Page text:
As it turns out, the next time 250 ends up in the hospital, there's no relationship upgrade.
They all agree to skip the formalities and jump straight to the burial. Irene and Britney were essentially the only family he had left, and Thomas the only friend. There would be no one to offer condolences or send flowers or file past the casket. No need to compound their suffering with a few painful eulogies to an empty room.
And so the graveside service is a small affair, closed casket. It's not that the second heart attack left physical trauma; honestly, 300 just couldn't bear to look at him, and at some point Irene and Britney had quietly ceded all control in the decision-making process.
It is, of course, sunny - a mild 72 degrees Fahrenheit, complete with oblivious songbirds trilling in the oak trees tastefully scattered throughout the cemetery. 300 stands by the headstone, a shiny black hunk of granite paid for by the Agency, and stares unseeing at the edge of the pit. His hands are clasped in front of him, white-knuckled, tight around the ring that is not his own.
Opposite him, Irene lowers her head, eyes closed in silent prayer. Tears rivulet down her face, plip-plipping to the earth, but she herself makes no sound. Thomas has a tight arm around her shoulders, his eyes solemnly locked on the flag-draped casket before him. Together they are statuesque, mutely fortified against the storm.
Britney, meanwhile, sob-hic-sniffles through the entire ceremony, half-drowning out the Christian rites and military rituals. Nobody comments. Half her world has been shattered. 300, at least, can understand the sentiment.
When the coffin is lowered, 300 does not cry. He does not speak. He has no reaction at all. When he reaches inward, feeling around for that little lead-lined box he likes to stuff his emotions into, he finds a nuclear blast crater, scarred and hollow. As an agent, he knows the body biochemically numbs itself to pain it can't handle. He suspects that this might be occurring.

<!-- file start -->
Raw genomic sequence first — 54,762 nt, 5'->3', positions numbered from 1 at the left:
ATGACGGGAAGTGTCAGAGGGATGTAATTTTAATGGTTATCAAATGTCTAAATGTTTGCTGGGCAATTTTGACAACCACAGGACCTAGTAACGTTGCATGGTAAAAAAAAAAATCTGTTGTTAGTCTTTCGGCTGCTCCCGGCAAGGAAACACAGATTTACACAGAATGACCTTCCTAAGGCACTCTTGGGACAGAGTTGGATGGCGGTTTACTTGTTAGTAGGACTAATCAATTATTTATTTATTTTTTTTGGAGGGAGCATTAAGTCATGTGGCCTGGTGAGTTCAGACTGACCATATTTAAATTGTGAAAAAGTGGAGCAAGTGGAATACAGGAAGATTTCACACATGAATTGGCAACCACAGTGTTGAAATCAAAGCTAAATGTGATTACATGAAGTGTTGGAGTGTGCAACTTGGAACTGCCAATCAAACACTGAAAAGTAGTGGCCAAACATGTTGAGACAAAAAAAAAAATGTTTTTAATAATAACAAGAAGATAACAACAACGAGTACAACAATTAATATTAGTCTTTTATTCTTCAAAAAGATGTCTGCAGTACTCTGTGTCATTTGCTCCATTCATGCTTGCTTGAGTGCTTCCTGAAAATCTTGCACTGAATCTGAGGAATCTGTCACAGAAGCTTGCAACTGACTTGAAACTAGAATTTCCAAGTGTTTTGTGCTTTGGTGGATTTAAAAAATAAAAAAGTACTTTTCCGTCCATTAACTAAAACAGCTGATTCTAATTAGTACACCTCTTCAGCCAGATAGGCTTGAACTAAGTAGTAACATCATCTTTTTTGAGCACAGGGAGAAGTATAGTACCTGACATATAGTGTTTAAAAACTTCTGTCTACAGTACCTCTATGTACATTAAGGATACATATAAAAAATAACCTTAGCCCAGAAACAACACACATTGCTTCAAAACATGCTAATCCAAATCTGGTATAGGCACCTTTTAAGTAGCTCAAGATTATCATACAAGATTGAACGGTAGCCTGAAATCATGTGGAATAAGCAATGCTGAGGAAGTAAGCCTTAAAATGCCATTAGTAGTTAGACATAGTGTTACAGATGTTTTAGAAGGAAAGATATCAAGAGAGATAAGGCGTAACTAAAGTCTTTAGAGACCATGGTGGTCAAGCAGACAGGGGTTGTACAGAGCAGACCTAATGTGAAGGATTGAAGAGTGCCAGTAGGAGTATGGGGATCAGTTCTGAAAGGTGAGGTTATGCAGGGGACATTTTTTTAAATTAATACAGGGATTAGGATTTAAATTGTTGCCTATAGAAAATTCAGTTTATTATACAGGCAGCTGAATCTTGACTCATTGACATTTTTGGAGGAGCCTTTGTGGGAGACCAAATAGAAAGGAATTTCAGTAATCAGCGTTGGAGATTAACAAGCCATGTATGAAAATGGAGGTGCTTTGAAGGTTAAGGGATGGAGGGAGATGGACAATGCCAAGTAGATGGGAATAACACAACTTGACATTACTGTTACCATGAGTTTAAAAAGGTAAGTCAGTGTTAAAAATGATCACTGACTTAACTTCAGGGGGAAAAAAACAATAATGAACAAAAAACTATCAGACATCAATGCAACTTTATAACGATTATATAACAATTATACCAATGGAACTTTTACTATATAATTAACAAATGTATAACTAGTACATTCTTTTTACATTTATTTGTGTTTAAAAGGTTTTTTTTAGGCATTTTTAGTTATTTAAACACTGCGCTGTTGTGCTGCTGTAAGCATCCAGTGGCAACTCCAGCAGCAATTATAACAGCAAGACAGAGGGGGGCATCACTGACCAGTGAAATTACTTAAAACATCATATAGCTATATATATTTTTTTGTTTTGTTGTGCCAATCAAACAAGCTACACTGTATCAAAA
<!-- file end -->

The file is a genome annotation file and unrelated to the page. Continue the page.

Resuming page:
Some ceremonial dirt is sprinkled onto the casket, and it's over. The sun shines down relentlessly, the birds whistle in ignorance, and 300 stands oaken, rooted by the headstone, staring down, down, down. The gravedigger loiters at the edge of his vision, a gnat with a shovel.
Irene reverently steps around the gaping hole and wraps 300 in a too-tight hug. She squeezes fiercely, her tears dampening his suit jacket, and the physical pain of her embrace is almost refreshing. Ever the mother, she smoothes down his jacket sleeves with a feeble smile when she steps away.
"Are you holding up alright?" she asks.
To his infinite shock, it is Britney who saves him. "Oh my God, Mom." The girl grabs 300's still-clasped hands and squeezes in an echo of her mother. "I'm sorry, George."
He blinks at her, this foreign creature wearing his rival's body. It occurs to him for the first time that they are no longer rivals. His words falter and die in his throat.
There is an uncomfortably long silence as they watch him, concerned. Finally 300 manages a stiff nod and sort of bobs their conjoined hands, and that satisfies Britney. She squeezes once more before letting go.
He keeps his hands clasped, the ring digging moon-shaped scars into his palms.
Irene steps forward demurely, offering a sad, sheepish smile. "I'm sorry, George," she echoes. "I wasn't thinking." She hugs him again, but he is incapable of returning the gesture. "Please know we're here for you," she murmurs into his shoulder.
The gravedigger hefts the shovel in 300's peripheral.
Irene steps away, and it is Thomas's turn. But the detective looks at his fiancée and her daughter. "Irene, can you give us a minute?" he asks.
300 looks up, blinking, as Irene hesitates, nods, and ushers Britney to the car. Watching with narrowed eyes, Thomas waits until they are well out of earshot before turning back toward the agent. He steps forward and lays a hand on 300's shoulder, his voice emerging low. "300, what are you going to do about Niels?"
300 stares at him. Slowly, a shadow of a smile darkens his face. He looks down into the grave at his feet. "I... don't know."
Thomas allows him a minute of silence. When he speaks again, his tone is almost parental. "Niels will never, ever let it go."
"...I know." 300 gazes at the smattering of dirt on the coffin. "But now... if he so much as mentions..." He can't bring himself to mention it. He stares down into the grave helplessly.
Thomas gives the agent a quiet look. "You'd just shoot him," he murmurs.
300's hands squeeze the ring. "I'd just shoot him."